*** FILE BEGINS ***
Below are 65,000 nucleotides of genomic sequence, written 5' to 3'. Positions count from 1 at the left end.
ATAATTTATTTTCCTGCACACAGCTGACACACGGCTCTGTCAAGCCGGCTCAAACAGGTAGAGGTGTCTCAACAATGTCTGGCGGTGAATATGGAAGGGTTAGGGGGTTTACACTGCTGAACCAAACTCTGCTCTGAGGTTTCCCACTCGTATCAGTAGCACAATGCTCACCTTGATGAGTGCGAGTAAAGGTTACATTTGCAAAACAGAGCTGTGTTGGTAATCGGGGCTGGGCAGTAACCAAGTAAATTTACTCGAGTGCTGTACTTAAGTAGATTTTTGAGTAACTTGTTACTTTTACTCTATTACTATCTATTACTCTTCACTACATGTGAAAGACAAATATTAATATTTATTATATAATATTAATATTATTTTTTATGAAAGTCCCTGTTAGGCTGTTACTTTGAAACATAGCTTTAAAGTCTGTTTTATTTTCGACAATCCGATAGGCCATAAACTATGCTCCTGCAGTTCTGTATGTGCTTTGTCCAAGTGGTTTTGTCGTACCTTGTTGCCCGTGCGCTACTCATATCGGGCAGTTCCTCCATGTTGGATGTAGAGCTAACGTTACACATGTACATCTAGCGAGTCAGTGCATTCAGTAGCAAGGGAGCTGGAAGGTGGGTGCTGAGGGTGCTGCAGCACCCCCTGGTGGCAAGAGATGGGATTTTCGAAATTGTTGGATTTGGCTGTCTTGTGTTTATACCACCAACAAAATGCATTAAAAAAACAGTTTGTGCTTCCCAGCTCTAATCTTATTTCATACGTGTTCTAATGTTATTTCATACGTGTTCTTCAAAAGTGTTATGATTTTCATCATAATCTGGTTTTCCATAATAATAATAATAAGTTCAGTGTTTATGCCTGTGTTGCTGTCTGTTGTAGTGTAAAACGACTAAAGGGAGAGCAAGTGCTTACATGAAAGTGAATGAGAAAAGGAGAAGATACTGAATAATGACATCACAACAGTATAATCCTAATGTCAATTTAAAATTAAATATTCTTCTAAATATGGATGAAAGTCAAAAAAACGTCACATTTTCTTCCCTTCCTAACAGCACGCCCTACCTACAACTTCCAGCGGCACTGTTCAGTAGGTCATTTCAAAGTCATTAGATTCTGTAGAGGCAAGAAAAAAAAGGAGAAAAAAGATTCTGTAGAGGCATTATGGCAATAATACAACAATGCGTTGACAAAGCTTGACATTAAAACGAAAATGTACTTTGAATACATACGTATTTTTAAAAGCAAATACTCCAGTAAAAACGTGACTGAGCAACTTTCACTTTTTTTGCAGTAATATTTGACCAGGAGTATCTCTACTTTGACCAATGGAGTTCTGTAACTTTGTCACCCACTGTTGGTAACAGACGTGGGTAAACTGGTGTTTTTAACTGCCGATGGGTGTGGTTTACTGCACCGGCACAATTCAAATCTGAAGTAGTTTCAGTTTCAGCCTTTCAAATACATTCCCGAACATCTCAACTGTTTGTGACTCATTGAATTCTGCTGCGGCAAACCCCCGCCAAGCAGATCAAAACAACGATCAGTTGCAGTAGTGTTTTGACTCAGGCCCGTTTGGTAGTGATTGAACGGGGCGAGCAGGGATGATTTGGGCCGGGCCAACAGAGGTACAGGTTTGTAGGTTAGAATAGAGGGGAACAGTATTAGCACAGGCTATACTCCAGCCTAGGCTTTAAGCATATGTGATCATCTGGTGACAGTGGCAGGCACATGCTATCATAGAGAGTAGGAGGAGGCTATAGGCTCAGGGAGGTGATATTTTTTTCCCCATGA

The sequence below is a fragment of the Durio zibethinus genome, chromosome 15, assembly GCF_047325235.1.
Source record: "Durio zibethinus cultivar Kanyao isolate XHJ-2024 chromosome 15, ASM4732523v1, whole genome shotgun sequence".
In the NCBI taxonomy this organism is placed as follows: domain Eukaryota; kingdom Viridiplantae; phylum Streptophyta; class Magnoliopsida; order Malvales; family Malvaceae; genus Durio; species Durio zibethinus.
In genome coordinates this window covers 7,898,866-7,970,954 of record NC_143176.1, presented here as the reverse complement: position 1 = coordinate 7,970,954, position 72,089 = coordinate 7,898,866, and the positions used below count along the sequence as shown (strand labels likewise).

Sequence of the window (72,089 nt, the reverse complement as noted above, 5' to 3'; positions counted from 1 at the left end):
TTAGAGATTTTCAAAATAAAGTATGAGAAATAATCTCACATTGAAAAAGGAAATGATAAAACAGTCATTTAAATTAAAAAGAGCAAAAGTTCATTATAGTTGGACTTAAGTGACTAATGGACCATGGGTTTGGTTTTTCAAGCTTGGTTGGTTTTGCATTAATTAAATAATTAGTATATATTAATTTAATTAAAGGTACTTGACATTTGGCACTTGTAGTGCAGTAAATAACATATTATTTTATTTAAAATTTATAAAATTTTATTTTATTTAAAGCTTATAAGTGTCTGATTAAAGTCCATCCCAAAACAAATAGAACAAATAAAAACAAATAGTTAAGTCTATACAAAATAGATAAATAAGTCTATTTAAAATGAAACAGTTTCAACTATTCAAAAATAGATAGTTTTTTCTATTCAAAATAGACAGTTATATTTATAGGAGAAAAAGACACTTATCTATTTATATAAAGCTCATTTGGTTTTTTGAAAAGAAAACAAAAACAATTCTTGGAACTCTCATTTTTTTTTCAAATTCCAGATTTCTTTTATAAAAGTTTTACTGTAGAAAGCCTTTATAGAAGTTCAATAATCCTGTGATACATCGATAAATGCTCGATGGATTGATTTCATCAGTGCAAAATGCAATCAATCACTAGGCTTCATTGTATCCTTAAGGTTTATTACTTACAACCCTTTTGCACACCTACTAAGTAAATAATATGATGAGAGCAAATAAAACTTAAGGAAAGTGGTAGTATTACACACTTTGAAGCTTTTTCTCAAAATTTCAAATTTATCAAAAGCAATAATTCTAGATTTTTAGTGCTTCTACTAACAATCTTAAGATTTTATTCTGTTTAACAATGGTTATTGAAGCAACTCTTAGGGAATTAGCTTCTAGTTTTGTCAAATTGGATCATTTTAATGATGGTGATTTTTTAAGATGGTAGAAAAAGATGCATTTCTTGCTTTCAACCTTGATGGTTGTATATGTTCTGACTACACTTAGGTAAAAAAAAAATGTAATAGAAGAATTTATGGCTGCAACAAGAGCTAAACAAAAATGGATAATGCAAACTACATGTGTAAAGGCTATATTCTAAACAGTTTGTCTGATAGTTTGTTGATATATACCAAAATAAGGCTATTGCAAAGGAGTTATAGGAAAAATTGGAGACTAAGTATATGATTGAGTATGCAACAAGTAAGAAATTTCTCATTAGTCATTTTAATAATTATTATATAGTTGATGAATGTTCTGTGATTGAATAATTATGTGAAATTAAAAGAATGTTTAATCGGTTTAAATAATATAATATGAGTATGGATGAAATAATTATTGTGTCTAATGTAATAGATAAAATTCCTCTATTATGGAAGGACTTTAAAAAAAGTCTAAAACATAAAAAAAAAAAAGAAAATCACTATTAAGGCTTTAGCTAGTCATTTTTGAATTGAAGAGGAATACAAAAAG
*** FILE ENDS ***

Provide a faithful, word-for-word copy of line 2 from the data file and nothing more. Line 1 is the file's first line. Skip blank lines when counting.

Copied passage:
ATAATTTATTTTCCTGCACACAGCTGACACACGGCTCTGTCAAGCCGGCTCAAACAGGTAGAGGTGTCTCAACAATGTCTGGCGGTGAATATGGAAGGGTTAGGGGGTTTACACTGCTGAACCAAACTCTGCTCTGAGGTTTCCCACTCGTATCAGTAGCACAATGCTCACCTTGATGAGTGCGAGTAAAGGTTACATTTGCAAAACAGAGCTGTGTTGGTAATCGGGGCTGGGCAGTAACCAAGTAAATTTACTCGAGTGCTGTACTTAAGTAGATTTTTGAGTAACTTGTTACTTTTACTCTATTACTATCTATTACTCTTCACTACATGTGAAAGACAAATATTAATATTTATTATATAATATTAATATTATTTTTTATGAAAGTCCCTGTTAGGCTGTTACTTTGAAACATAGCTTTAAAGTCTGTTTTATTTTCGACAATCCGATAGGCCATAAACTATGCTCCTGCAGTTCTGTATGTGCTTTGTCCAAGTGGTTTTGTCGTACCTTGTTGCCCGTGCGCTACTCATATCGGGCAGTTCCTCCATGTTGGATGTAGAGCTAACGTTACACATGTACATCTAGCGAGTCAGTGCATTCAGTAGCAAGGGAGCTGGAAGGTGGGTGCTGAGGGTGCTGCAGCACCCCCTGGTGGCAAGAGATGGGATTTTCGAAATTGTTGGATTTGGCTGTCTTGTGTTTATACCACCAACAAAATGCATTAAAAAAACAGTTTGTGCTTCCCAGCTCTAATCTTATTTCATACGTGTTCTAATGTTATTTCATACGTGTTCTTCAAAAGTGTTATGATTTTCATCATAATCTGGTTTTCCATAATAATAATAATAAGTTCAGTGTTTATGCCTGTGTTGCTGTCTGTTGTAGTGTAAAACGACTAAAGGGAGAGCAAGTGCTTACATGAAAGTGAATGAGAAAAGGAGAAGATACTGAATAATGACATCACAACAGTATAATCCTAATGTCAATTTAAAATTAAATATTCTTCTAAATATGGATGAAAGTCAAAAAAACGTCACATTTTCTTCCCTTCCTAACAGCACGCCCTACCTACAACTTCCAGCGGCACTGTTCAGTAGGTCATTTCAAAGTCATTAGATTCTGTAGAGGCAAGAAAAAAAAGGAGAAAAAAGATTCTGTAGAGGCATTATGGCAATAATACAACAATGCGTTGACAAAGCTTGACATTAAAACGAAAATGTACTTTGAATACATACGTATTTTTAAAAGCAAATACTCCAGTAAAAACGTGACTGAGCAACTTTCACTTTTTTTGCAGTAATATTTGACCAGGAGTATCTCTACTTTGACCAATGGAGTTCTGTAACTTTGTCACCCACTGTTGGTAACAGACGTGGGTAAACTGGTGTTTTTAACTGCCGATGGGTGTGGTTTACTGCACCGGCACAATTCAAATCTGAAGTAGTTTCAGTTTCAGCCTTTCAAATACATTCCCGAACATCTCAACTGTTTGTGACTCATTGAATTCTGCTGCGGCAAACCCCCGCCAAGCAGATCAAAACAACGATCAGTTGCAGTAGTGTTTTGACTCAGGCCCGTTTGGTAGTGATTGAACGGGGCGAGCAGGGATGATTTGGGCCGGGCCAACAGAGGTACAGGTTTGTAGGTTAGAATAGAGGGGAACAGTATTAGCACAGGCTATACTCCAGCCTAGGCTTTAAGCATATGTGATCATCTGGTGACAGTGGCAGGCACATGCTATCATAGAGAGTAGGAGGAGGCTATAGGCTCAGGGAGGTGATATTTTTTTCCCCATGA